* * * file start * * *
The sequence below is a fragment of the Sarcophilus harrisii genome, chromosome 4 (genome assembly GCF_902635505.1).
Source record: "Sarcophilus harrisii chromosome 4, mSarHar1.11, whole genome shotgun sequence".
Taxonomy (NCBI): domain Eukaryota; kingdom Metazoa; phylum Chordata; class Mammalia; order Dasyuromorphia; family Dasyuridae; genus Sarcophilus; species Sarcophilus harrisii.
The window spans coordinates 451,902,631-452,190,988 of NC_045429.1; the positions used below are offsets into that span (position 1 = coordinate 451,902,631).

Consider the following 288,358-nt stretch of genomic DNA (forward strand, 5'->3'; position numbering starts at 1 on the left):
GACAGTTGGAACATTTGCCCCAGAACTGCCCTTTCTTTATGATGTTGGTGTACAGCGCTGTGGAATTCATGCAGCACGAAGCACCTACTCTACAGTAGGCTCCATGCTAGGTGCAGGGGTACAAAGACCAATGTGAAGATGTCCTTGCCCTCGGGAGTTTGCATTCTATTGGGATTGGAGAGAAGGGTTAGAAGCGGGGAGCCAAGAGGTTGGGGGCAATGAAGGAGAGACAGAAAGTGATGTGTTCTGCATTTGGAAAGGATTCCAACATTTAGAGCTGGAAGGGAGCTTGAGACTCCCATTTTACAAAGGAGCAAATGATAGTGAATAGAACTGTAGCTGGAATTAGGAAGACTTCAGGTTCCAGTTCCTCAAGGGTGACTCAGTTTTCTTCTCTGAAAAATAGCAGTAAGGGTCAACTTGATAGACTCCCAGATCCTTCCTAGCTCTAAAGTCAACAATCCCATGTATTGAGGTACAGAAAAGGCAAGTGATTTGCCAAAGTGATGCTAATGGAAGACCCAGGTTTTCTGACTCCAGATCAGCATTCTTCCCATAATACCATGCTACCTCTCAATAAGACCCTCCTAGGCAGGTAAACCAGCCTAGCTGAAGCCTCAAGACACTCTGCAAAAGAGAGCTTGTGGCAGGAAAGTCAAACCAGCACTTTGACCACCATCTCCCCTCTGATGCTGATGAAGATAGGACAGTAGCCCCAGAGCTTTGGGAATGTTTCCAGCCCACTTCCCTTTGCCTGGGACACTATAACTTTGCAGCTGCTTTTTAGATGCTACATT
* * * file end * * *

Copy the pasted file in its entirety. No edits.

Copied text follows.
The sequence below is a fragment of the Sarcophilus harrisii genome, chromosome 4 (genome assembly GCF_902635505.1).
Source record: "Sarcophilus harrisii chromosome 4, mSarHar1.11, whole genome shotgun sequence".
Taxonomy (NCBI): domain Eukaryota; kingdom Metazoa; phylum Chordata; class Mammalia; order Dasyuromorphia; family Dasyuridae; genus Sarcophilus; species Sarcophilus harrisii.
The window spans coordinates 451,902,631-452,190,988 of NC_045429.1; the positions used below are offsets into that span (position 1 = coordinate 451,902,631).

Consider the following 288,358-nt stretch of genomic DNA (forward strand, 5'->3'; position numbering starts at 1 on the left):
GACAGTTGGAACATTTGCCCCAGAACTGCCCTTTCTTTATGATGTTGGTGTACAGCGCTGTGGAATTCATGCAGCACGAAGCACCTACTCTACAGTAGGCTCCATGCTAGGTGCAGGGGTACAAAGACCAATGTGAAGATGTCCTTGCCCTCGGGAGTTTGCATTCTATTGGGATTGGAGAGAAGGGTTAGAAGCGGGGAGCCAAGAGGTTGGGGGCAATGAAGGAGAGACAGAAAGTGATGTGTTCTGCATTTGGAAAGGATTCCAACATTTAGAGCTGGAAGGGAGCTTGAGACTCCCATTTTACAAAGGAGCAAATGATAGTGAATAGAACTGTAGCTGGAATTAGGAAGACTTCAGGTTCCAGTTCCTCAAGGGTGACTCAGTTTTCTTCTCTGAAAAATAGCAGTAAGGGTCAACTTGATAGACTCCCAGATCCTTCCTAGCTCTAAAGTCAACAATCCCATGTATTGAGGTACAGAAAAGGCAAGTGATTTGCCAAAGTGATGCTAATGGAAGACCCAGGTTTTCTGACTCCAGATCAGCATTCTTCCCATAATACCATGCTACCTCTCAATAAGACCCTCCTAGGCAGGTAAACCAGCCTAGCTGAAGCCTCAAGACACTCTGCAAAAGAGAGCTTGTGGCAGGAAAGTCAAACCAGCACTTTGACCACCATCTCCCCTCTGATGCTGATGAAGATAGGACAGTAGCCCCAGAGCTTTGGGAATGTTTCCAGCCCACTTCCCTTTGCCTGGGACACTATAACTTTGCAGCTGCTTTTTAGATGCTACATT